Blood banks have less than 20% stock in hand
AHMEDABAD / SURAT / VADODARA / RAJKOT: If medical emergency strikes your family member, chances are high that you would have to donate blood in emergency. This is because major city blood banks have run dry during 67 days of lockdown.
Kiran Chudgar, chairman of Indian Red Cross Society (IRCS), Ahmedabad district branch, said that they have less than 20% of stock normally available. “Against 5,000-7,000 units of blood received monthly, we have only been able to collect 1,000 units last month. Of these, nearly 800 units are required as life saving therapy for thalassemic children alone,” he said.
Similarly, Prathama Blood Center in Ahmedabad is reduced to hand-to-mouth inventory, said its medical director Dr Ripal Shah. “We used to get about 3,000 units monthly against which last month we have received only some 800 units which is mere 26% of the normal,” she said.
Experts say that small blood banks are faring much worse. Dr Sanjay Gupta, immediate past president of Gujarat chapter of Indian Society of Blood Transfusion & Immunohaematology (ISBTI) said smaller set-ups would have less blood stocks. “Recently, we scrambled for blood for a surgery and could barely manage two units,” Dr Gupta. He added that apart from thalassemics and those undergoing surgeries, patients with blood cancer, sickle cell or other blood-related disorders too need a steady blood supply.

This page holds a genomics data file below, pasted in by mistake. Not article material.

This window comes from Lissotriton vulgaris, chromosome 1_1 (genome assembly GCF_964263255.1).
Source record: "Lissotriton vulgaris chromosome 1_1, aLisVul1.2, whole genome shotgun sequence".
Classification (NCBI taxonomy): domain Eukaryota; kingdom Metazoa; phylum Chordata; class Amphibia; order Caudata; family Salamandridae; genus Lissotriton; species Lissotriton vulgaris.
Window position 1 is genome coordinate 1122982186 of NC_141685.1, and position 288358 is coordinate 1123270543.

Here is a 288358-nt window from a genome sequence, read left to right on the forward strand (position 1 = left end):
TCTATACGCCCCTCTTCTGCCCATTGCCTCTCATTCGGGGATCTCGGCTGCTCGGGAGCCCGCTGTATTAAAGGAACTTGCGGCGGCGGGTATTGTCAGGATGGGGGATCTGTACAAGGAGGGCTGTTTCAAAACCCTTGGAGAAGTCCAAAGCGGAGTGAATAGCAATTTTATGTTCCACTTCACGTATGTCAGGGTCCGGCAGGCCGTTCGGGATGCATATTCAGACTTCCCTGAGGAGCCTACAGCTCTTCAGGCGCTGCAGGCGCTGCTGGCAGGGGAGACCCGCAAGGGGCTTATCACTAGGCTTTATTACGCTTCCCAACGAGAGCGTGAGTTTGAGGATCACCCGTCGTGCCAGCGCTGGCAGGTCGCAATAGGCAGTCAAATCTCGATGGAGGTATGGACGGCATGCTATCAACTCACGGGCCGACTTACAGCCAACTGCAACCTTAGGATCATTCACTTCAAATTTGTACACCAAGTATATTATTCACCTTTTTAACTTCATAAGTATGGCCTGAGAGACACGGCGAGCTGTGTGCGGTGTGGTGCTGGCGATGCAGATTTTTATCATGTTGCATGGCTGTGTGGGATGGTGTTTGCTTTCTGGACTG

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Chudgar said that poor blood inventories are result of double whammy of lockdown and Covid-fear. “College students and office-goers are the biggest blood donors who keep the blood inventory running for us. Due to lockdown, the establishments were closed. It was also not possible to hold major blood camps,” he said. “People feared that they might contact Covid-19 if they come into hospital or even blood bank setting. We could dispel many myths but it would still take some time,” he said.
Demand for blood set to rise, supply not enough
We are thus sending blood collection vans to donors’ doorsteps. We also have a list of the regular donors whom we could approach for any specific blood group if emergency arises. But we would like to appeal to Amdavadis to donate blood to save lives,” said Dr Ripal Shah The scenario is not very different in other major cities of Gujarat. “We require 70 units of blood daily while we are receiving only 39 units as no big camps are being organized,” said Dr Narendra Vasavada, CEO of Surat Raktadan Kendra.
“We urge the state government to grant necessary permission to organize blood donation camps that can be held with proper precautionary measures. One such camp could collect100 to 500 units in a go,” said Dr Vijay Shah, honorary medical director of Vadodara-based Indu Blood Bank.
Deepak Patel, president of IRCS Rajkot, said that they used to collect about 50 units daily before lockdown. “The number had got reduced to 10 in April but due to our efforts, it’s now around 25. Demand is expected to increase but against that, we are not getting adequate supply,” he said, adding that it would not be possible to organize the blood donation camps like pre-lockdown period for at least some time now and the banks would have to depend on smaller camps and individual donors.